|Stock photo of a dead roach|
Instead of screaming, I heave a sigh of relief. Thank you, God - it's running away, not coming toward me. I wash my hands and go back to bed.
While W was gone last week, there was not a single roach in sight. The same thing happened when he left last time. (The first morning he was back, an ant-covered roach lay on its back, feet kicking, in the shower. W disposed of it quickly. My hero.)
|Stock photo, but we swept hundreds of dead ants |
from the downstairs bathroom yesterday
This past week, our guest noted the deprivation of hot water (= none for her showers all week). The fix is unique to each house, acquired over many experiments. Here, we turn on both water pumps to suck water into the reservoir tanks and pump them into our bathrooms. The squeal of the pumps may or may not come on until the initial sitting water in the pipes is expressed or drizzled out.
|Every "bit of normal" is normally a "bit of extra" work|
|Filtering our water (and the covered|
drinking water to prevent algae). Note, on
the left, the plastic pipe for city water
Living here, you become desensitized to an ongoing variety of daily - shall we say, surprises? When we are back in the West, or at a hotel during transit, we stand under the hot flow and thank God for his blessings. A whole shower of hot water. Wow - it's not taken for granted.
And we're not complaining. We love it here, as you can tell from what I usually write.
Western visitors come expecting things to be different from home. But they enter our house with its old teak trim, the big meeting rooms where we host events, and the wide marble tile floors installed by the original wealthy family more than 60 years ago. The walls are solid concrete.
|Spacious ... until the furniture is moved for 70 guests,|
who sit on the floor, on pillows, and on the furniture
However, by the time visitors stay a few days, they begin to experience the shock of real life in Indonesia. In our neighborhoods, water comes and goes, electricity flickers on and off, and traffic is so bad that it can take 3 hours for a 15-minute drive.
In the house, the ants, rats, flies, and roaches wage unceasing war on our food. Termites fight the spray to eat the wood trim. The fruit bats cling to the rafters until they peep peep peep on their way to eat the fruit in the yard. (Oh no, I was watching that papaya ripen and now it has a big hole torn in it. Toss.)
|Weekend market chickens - @80o for 2 hours so far|
Behind the scenes, we work hard, especially when we have new courses to prepare or events to host. It takes a few days of cooking to get food ready for our monthly movie nights. For a house manager raised by a German mother, it's an ongoing battle for clean bedding, floors, and walls. (Lizard poop dries up and sweeps right off, thankfully.) The yard sheds leaves onto the porch, rainy season turns everything to mud, and plants grow wild ... all year long.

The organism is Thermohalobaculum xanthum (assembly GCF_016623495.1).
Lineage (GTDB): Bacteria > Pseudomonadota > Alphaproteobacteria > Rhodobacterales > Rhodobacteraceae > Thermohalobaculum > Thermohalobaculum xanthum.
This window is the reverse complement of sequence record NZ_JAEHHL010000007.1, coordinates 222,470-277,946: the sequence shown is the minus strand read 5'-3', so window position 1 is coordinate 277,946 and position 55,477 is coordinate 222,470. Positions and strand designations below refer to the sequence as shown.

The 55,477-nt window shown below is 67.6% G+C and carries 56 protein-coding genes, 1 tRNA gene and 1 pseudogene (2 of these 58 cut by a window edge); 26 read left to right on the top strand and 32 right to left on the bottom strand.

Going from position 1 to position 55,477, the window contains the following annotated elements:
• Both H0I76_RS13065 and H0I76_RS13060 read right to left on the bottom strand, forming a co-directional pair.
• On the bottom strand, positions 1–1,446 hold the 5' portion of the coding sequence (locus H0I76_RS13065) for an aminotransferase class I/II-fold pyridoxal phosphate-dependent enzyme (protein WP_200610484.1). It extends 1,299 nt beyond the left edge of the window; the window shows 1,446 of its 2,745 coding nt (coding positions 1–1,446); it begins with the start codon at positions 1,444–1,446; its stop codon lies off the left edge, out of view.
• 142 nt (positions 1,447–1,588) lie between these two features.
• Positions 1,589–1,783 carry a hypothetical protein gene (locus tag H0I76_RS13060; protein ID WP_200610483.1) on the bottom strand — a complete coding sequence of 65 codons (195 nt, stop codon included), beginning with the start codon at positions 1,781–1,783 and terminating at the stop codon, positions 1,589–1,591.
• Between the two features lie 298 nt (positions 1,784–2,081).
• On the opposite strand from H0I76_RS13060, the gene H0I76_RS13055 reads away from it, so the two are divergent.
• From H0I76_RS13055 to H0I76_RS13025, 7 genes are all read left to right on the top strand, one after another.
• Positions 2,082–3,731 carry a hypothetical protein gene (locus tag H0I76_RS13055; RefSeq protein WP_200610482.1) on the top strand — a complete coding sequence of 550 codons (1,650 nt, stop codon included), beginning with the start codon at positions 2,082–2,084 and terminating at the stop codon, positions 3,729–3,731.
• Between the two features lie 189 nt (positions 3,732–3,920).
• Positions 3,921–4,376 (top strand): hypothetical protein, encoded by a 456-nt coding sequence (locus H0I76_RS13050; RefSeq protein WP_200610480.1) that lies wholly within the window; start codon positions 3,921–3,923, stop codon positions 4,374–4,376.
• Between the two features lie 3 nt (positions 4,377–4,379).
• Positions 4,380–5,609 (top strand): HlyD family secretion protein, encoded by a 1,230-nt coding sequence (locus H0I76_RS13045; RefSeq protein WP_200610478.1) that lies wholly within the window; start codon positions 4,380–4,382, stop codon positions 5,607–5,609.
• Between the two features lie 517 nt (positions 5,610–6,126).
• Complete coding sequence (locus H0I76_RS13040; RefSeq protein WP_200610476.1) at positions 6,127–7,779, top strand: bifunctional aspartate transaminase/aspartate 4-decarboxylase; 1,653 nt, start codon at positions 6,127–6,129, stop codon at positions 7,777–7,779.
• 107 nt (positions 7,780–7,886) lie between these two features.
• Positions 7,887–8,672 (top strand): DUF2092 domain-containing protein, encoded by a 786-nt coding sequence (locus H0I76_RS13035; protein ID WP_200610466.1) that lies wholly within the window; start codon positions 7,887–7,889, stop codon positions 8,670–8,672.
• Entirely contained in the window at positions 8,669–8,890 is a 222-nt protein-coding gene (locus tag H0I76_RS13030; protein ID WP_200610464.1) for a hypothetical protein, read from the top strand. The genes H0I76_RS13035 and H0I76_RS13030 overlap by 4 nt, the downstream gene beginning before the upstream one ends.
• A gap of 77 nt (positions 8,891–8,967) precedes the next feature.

Meanwhile, we've dragged our carry-on luggage down a flight of broken stairs and walked a city block or further along (and then across) the taxiway with jets blasting by (earplugs are our friends) ... just to get to the stairs of our plane. Up we go.
|Waiting for a jet to pass so we can cross to the terminal|
When we return to our city, sprawled across the valleys between tall mountains, we are tired and happy to be coming home. Still, our plane may circle over the city because of storms. We may have to make so many turns that the air traffic controllers divert us to refuel in another city before we return for a landing: thunderstorms are too dangerous to fly through and wind gusts make the runway treacherous for takeoff and touchdown.
I won't mention much about the promises kept and revised. About permissions given and withdrawn. How, "let's start breakfast at 9:00am" means people may be on the porch at 7:30am, wanting to hang out as we prepare. I'm scatterbrained and easily distracted: for big events, I have to work with a list and a timeline. (Oh oh. Hold those loosely.) Some guests may not arrive until 10:30 because they've met someone along the way and the chat took longer than expected.
|Still moving: it's a good day|
When we are stuck in traffic, it's hard for W not to feel anxious at "not showing up when we're supposed to." However, our Indonesian friends shrug off the half-hour delay and greet us warmly: "Come sit here. We're so happy you came."
Our conference session - carefully prepared over weeks - may be cut in half (spontaneously, as we stand at the mike) because the conference started late and the dances, speeches, and photos at the beginning ran long.
It's all part of this crazy, high-alert, and marvelous life abroad. Please pray for us as Christmas and New Years approach, would you? And we'll happily keep you posted about how privileged we feel to be called to serve across cultures. Thanks.
What would be the hardest part for you in crossing culture and living here for the next 10 years?
*Whoever walks in integrity walks securely, but whoever takes crooked paths will be found out. Proverbs 10:9 NIV
*Be very careful, therefore, to love the Lord your God. Joshua 23:11
*The pillars of the earth are the Lord’s, and on them he has set the world. 1 Samuel 2:8
*God is love, and those who abide in love abide in God, and God abides in them. 1 John 4:16
*God appointed a Son (Jesus) heir of all things, through whom he also created the worlds. He is the reflection of God’s glory and the exact imprint of God’s very being, and he sustains all things by his powerful word. Hebrews 1:2-3
Moravian Prayer: Lord of all creation, you hold the whole world in your hands. We give you thanks for the teaching of your Son, Jesus, who sustains us and brings clarity to how we should live our lives.
God of compassion, if we truly love you we will feed your sheep. Grant us the strength to love and serve our friends as well as our enemies so that we will live in the warmth of your love. Amen.